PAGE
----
GEORGE BONILLA: THE LATE, GREAT “ZOMBIE PLANET” EARTH

Sure. So, what was the inspiration for “Zombie Planet”?
I have always wanted to do a zombie movie. I have loved the genre since the very first time I saw “Dawn Of The Dead”. Over the years I have toyed with different story ideas but nothing seemed to gel for me. After relocating to the Kentucky area and discovering what great interest everyone showed in making independent movies, I decided to start a motion picture studio here. After building a great crew the next order of business was what movie to do first. I went back to my original concept of a zombie movie. Now I had to develop a believable, viable concept. Something different and unique.

I first approached the idea of how would these things come to be. What would cause ‘the zombie plague’? It has always bothered me that most movies never even try to explain how the populous became zombies. Nuclear waste was one attempt? Really? That was pretty weak, wasn’t it? So, I started with the premise of how. Once I had that in mind I began to search for the reason, why would they crave meat to the point that they would eat their own kind? It finally came to me. A diet drug—one that suppresses carbohydrate cravings while boosting cravings for proteins. The perfect diet drug. Think about it. If a company such as Rortek Pharmaceuticals came out with a drug that would absolutely guarantee you the figure you had as a teenager, what would the public do? Well, they would buy it as fast as it could be made. It really would be the biggest selling drug of all time. Everyone on every continent would be on it. Then what happens if the drug proves to be defective? By the time it would be discovered the world would be saturated with the drug to an extent that would devastate the planet. The “zombie plague” would kill millions. Then with the drug infesting every cell the dead would rise again to seek out more protein, more meat.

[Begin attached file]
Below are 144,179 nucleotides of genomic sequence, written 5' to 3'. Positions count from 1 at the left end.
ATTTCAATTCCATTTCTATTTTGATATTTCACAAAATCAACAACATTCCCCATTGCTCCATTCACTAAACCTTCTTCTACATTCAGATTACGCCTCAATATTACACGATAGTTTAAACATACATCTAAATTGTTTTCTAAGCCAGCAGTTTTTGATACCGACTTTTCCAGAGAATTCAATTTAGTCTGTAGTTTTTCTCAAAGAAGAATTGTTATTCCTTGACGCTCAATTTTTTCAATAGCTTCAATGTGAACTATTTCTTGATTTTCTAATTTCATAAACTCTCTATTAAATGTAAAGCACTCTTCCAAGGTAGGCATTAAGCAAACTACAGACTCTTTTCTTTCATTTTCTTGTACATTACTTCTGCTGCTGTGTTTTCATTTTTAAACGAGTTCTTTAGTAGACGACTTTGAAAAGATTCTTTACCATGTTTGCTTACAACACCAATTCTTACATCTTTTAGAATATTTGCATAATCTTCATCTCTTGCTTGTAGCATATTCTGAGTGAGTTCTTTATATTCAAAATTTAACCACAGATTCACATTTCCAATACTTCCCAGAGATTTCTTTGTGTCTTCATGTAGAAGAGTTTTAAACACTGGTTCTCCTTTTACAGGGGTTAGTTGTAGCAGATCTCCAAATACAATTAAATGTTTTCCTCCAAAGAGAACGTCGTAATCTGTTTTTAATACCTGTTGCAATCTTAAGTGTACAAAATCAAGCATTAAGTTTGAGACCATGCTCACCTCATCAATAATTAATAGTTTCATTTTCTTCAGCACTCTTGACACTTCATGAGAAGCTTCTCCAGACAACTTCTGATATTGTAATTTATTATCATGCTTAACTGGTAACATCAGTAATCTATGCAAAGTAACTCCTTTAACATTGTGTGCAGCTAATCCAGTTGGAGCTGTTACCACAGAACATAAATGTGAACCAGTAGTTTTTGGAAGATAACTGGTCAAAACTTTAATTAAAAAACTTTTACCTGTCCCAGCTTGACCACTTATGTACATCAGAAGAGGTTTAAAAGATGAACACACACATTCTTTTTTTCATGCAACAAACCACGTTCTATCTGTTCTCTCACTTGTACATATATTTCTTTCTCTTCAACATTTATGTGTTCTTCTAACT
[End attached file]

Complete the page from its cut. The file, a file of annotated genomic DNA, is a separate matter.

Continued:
Now we had a story and a crew. Casting and preparation took months. Building a bleak future world held many challenges but everyone rose to the occasion. This is where true artist come into the picture. We had Linda Goforth, Sven Granlund, Tammy Bonilla and Xyliena Praeter handling make-up and zombie effects. They did a spectacular job. We began using latex effects and then moved onto using foam rubber appliances. We have 78 PLUS full blown zombies in “Zombie Planet”. Fran Rabe who also played Mary supervised and constructed costumes for all 200 PLUS actors. Darrell White and Ronda Baker handled all of the major props and weapons. These included building Adam’s Lair which had a full size throne and stage. The Upper Class was equipped with some fantastic barbaric weapons all constructed and designed by the prop department. The reason I share this is just to show you a fraction of what went into “Zombie Planet” and “Zombie Planet II”. In the end there were over 300 people who worked on these two features in one way or another.”

Whoa. So how close did the finished project come to the movie playing in your head while writing/shooting?
It came out (exactly) like I saw it in my head. I do think that some lighting could have been better and that the finished edit is too long. I will do a directors cut in the future. Overall, though, I am very pleased the way it went from the page to the screen. I am especially pleased with the characters. The actors who portrayed them really did a fantastic job. Frank Farhat did a really understated, heroic Kane. Matt Perry was charming yet evil as Adam. Rebecca Minton brought a pathos to Julie and a human aspect to the dead world of the future. Karl G. Lindstrom as Frank was a totally despicable character. He also is one of the most talented actors I have ever met. I loved what he did with that role. Chris Rose did a wonderful job as Warren. When you look at his performance, remember that he had the task of explaining everything. He had more lines than anyone by far. What a pro, showed up on time and knew every word of every line. Fran Rabe as Mary managed to be menacing and touching at the same time. Matt Shorr was really great as Tom. I defy you to not feel bad when Lugos grabs Dolly. Jon Shelton and Jim Marshall as Stiletto and Ralph have cult status villains written all over them. Mike Van Zant as Gardner, Mike Shose as Valentino, William Harris, Mark Mathern, and of course Billy W Blackwell as Doglouge. And I can NOT forget Mari Stamper as Jamaica, this girl just has star power. I could go on and on but I think you get the point. Good actors make for a good translation from the page to the screen.